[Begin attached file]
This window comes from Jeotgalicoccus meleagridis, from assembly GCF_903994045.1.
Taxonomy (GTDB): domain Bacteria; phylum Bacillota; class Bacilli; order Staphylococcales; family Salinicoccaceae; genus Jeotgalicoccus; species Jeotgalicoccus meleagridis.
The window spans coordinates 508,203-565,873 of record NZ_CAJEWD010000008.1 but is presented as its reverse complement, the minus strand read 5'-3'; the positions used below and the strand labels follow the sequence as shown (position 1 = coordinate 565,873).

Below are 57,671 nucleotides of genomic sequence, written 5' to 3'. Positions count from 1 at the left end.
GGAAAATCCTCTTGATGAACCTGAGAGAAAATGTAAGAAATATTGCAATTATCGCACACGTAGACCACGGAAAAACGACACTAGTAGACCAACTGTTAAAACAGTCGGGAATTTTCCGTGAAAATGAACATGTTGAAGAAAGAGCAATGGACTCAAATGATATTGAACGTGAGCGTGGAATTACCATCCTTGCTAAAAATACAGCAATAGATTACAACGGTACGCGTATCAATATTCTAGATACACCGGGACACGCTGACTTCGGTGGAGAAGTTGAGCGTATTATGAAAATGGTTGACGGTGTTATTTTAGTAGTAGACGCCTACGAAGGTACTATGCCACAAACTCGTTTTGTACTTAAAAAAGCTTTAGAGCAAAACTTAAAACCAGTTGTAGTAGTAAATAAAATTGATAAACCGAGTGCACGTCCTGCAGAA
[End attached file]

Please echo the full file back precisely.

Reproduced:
This window comes from Jeotgalicoccus meleagridis, from assembly GCF_903994045.1.
Taxonomy (GTDB): domain Bacteria; phylum Bacillota; class Bacilli; order Staphylococcales; family Salinicoccaceae; genus Jeotgalicoccus; species Jeotgalicoccus meleagridis.
The window spans coordinates 508,203-565,873 of record NZ_CAJEWD010000008.1 but is presented as its reverse complement, the minus strand read 5'-3'; the positions used below and the strand labels follow the sequence as shown (position 1 = coordinate 565,873).

Below are 57,671 nucleotides of genomic sequence, written 5' to 3'. Positions count from 1 at the left end.
GGAAAATCCTCTTGATGAACCTGAGAGAAAATGTAAGAAATATTGCAATTATCGCACACGTAGACCACGGAAAAACGACACTAGTAGACCAACTGTTAAAACAGTCGGGAATTTTCCGTGAAAATGAACATGTTGAAGAAAGAGCAATGGACTCAAATGATATTGAACGTGAGCGTGGAATTACCATCCTTGCTAAAAATACAGCAATAGATTACAACGGTACGCGTATCAATATTCTAGATACACCGGGACACGCTGACTTCGGTGGAGAAGTTGAGCGTATTATGAAAATGGTTGACGGTGTTATTTTAGTAGTAGACGCCTACGAAGGTACTATGCCACAAACTCGTTTTGTACTTAAAAAAGCTTTAGAGCAAAACTTAAAACCAGTTGTAGTAGTAAATAAAATTGATAAACCGAGTGCACGTCCTGCAGAA